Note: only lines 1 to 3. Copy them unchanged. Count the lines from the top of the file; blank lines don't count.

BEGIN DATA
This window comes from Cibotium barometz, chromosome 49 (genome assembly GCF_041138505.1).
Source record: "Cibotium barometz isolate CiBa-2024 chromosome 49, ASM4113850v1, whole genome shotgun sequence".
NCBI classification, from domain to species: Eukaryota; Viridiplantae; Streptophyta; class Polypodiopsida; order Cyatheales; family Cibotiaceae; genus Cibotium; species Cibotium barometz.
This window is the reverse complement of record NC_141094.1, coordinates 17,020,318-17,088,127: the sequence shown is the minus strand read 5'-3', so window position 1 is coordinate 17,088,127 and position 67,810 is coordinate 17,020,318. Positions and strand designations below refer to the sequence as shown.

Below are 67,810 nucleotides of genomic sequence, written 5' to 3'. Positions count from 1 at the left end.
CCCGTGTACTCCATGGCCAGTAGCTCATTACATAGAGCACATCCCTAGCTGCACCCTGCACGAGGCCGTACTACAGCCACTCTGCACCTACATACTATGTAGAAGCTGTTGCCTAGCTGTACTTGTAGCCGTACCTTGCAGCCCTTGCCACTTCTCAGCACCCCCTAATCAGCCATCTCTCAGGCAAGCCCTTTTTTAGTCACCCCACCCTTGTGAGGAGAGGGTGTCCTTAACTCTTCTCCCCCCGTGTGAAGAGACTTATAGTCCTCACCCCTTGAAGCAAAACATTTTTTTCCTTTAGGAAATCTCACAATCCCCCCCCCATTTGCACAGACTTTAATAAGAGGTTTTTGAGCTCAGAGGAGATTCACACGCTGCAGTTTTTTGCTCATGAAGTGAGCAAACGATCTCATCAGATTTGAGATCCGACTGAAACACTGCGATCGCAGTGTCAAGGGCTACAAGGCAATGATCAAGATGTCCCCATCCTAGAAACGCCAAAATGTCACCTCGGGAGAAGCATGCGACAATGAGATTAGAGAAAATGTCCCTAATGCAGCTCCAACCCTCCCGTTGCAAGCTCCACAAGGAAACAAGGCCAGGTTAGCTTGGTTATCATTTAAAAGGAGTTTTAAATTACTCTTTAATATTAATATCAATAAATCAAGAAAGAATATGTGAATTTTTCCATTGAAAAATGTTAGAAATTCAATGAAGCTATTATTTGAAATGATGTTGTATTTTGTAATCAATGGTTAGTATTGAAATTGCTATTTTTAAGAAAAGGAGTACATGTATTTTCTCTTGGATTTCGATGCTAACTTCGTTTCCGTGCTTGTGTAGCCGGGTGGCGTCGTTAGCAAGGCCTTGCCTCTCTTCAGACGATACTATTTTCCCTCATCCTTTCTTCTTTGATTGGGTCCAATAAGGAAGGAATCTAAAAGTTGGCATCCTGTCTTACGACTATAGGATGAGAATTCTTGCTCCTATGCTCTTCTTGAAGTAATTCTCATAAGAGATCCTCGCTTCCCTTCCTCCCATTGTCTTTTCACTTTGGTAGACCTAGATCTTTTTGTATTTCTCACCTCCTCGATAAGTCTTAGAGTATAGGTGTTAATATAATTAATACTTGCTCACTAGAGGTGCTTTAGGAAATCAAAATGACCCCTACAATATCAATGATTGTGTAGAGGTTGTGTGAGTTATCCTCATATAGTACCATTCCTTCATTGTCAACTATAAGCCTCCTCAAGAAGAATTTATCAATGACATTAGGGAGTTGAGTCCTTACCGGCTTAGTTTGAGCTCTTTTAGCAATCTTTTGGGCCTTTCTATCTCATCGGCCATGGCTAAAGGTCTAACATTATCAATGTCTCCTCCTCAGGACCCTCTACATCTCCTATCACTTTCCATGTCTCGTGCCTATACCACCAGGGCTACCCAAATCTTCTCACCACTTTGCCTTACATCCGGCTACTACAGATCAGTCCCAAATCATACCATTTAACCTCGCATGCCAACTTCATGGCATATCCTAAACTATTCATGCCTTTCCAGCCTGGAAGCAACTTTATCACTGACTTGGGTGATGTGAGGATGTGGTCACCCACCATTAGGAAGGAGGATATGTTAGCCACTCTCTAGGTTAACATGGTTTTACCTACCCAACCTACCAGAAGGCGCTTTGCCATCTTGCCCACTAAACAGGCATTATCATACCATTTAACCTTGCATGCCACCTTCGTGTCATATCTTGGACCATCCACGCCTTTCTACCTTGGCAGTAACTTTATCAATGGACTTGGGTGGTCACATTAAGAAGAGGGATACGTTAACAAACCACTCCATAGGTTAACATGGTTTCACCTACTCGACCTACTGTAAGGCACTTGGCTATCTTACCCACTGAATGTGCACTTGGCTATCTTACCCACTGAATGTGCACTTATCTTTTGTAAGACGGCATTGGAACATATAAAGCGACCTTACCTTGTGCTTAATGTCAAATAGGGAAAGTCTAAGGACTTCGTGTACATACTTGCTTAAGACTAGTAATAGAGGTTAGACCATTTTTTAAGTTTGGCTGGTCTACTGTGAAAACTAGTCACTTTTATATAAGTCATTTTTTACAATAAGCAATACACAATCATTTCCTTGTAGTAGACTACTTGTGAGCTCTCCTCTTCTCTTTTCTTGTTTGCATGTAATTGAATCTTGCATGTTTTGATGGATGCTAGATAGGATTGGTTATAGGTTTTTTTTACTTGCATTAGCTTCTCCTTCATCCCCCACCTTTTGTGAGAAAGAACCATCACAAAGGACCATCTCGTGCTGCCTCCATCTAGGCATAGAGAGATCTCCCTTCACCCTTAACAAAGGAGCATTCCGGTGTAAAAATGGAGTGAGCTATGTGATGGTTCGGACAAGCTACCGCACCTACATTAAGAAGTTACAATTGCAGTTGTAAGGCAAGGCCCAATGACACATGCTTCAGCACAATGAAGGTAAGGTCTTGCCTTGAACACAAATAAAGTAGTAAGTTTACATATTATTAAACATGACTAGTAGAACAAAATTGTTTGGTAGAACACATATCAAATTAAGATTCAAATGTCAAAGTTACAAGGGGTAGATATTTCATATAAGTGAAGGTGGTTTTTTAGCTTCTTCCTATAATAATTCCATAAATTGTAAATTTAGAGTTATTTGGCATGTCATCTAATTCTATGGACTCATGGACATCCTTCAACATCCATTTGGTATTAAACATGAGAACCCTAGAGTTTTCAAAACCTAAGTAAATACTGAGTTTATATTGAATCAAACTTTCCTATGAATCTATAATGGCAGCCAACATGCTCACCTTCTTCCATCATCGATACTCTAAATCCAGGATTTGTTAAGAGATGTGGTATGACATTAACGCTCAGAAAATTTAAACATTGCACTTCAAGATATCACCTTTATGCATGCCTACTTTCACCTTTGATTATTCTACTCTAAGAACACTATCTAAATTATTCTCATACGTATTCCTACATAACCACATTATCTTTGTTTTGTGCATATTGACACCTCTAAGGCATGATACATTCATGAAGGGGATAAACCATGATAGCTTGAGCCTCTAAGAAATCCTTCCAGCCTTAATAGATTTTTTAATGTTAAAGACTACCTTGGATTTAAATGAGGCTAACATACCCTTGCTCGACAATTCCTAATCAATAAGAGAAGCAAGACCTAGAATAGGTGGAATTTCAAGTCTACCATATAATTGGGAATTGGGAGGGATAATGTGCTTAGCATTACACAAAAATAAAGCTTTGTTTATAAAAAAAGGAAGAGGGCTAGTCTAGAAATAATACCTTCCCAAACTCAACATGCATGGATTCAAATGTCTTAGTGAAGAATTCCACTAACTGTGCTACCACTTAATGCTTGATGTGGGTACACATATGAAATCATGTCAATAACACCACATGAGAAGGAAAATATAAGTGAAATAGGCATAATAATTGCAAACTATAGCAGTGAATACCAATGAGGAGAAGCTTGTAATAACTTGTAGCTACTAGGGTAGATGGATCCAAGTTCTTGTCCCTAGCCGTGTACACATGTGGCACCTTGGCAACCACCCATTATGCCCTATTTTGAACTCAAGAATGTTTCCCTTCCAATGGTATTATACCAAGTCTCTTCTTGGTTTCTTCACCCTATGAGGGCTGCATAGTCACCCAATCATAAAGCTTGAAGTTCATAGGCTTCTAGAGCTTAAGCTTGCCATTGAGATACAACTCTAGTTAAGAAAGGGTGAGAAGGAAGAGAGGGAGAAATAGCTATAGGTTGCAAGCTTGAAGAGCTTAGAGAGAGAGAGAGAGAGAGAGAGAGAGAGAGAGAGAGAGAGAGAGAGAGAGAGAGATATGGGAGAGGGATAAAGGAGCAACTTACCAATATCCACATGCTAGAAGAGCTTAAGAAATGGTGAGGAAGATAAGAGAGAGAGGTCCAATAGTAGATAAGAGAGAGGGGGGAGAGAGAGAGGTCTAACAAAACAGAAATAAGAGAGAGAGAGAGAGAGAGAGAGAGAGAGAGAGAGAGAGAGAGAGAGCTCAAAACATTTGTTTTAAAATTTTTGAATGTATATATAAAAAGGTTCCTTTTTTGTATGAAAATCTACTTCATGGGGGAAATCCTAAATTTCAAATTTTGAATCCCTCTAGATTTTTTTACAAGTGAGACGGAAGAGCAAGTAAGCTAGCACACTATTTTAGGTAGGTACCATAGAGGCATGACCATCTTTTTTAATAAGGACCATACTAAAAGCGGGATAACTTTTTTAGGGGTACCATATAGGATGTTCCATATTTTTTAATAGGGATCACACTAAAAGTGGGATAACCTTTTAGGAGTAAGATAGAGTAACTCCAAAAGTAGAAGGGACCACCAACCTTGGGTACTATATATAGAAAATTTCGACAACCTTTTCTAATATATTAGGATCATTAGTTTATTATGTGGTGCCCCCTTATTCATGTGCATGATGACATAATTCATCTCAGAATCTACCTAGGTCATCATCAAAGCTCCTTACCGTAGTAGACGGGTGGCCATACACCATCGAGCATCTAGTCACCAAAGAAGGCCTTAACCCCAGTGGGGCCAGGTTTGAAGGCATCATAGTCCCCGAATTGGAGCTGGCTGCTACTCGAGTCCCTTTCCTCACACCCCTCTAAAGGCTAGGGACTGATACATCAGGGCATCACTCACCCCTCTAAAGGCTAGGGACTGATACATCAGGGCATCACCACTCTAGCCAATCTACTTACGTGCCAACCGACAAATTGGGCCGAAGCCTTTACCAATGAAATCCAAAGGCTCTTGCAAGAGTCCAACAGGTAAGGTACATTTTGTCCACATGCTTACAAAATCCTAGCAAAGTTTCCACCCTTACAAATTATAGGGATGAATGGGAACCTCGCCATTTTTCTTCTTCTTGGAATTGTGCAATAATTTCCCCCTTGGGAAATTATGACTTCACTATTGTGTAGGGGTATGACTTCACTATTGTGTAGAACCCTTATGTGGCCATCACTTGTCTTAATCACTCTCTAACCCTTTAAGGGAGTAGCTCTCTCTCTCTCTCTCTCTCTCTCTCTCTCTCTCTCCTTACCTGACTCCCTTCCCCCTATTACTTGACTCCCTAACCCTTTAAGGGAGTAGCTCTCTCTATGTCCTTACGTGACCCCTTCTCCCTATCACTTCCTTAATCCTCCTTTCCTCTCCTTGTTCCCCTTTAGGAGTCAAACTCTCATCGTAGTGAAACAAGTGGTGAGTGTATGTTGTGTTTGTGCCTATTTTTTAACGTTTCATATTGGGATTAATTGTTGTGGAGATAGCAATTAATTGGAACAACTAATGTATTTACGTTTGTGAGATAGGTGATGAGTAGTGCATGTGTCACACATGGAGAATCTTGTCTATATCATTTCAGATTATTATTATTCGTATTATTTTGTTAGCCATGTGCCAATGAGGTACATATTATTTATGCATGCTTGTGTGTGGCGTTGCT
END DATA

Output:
This window comes from Cibotium barometz, chromosome 49 (genome assembly GCF_041138505.1).
Source record: "Cibotium barometz isolate CiBa-2024 chromosome 49, ASM4113850v1, whole genome shotgun sequence".
NCBI classification, from domain to species: Eukaryota; Viridiplantae; Streptophyta; class Polypodiopsida; order Cyatheales; family Cibotiaceae; genus Cibotium; species Cibotium barometz.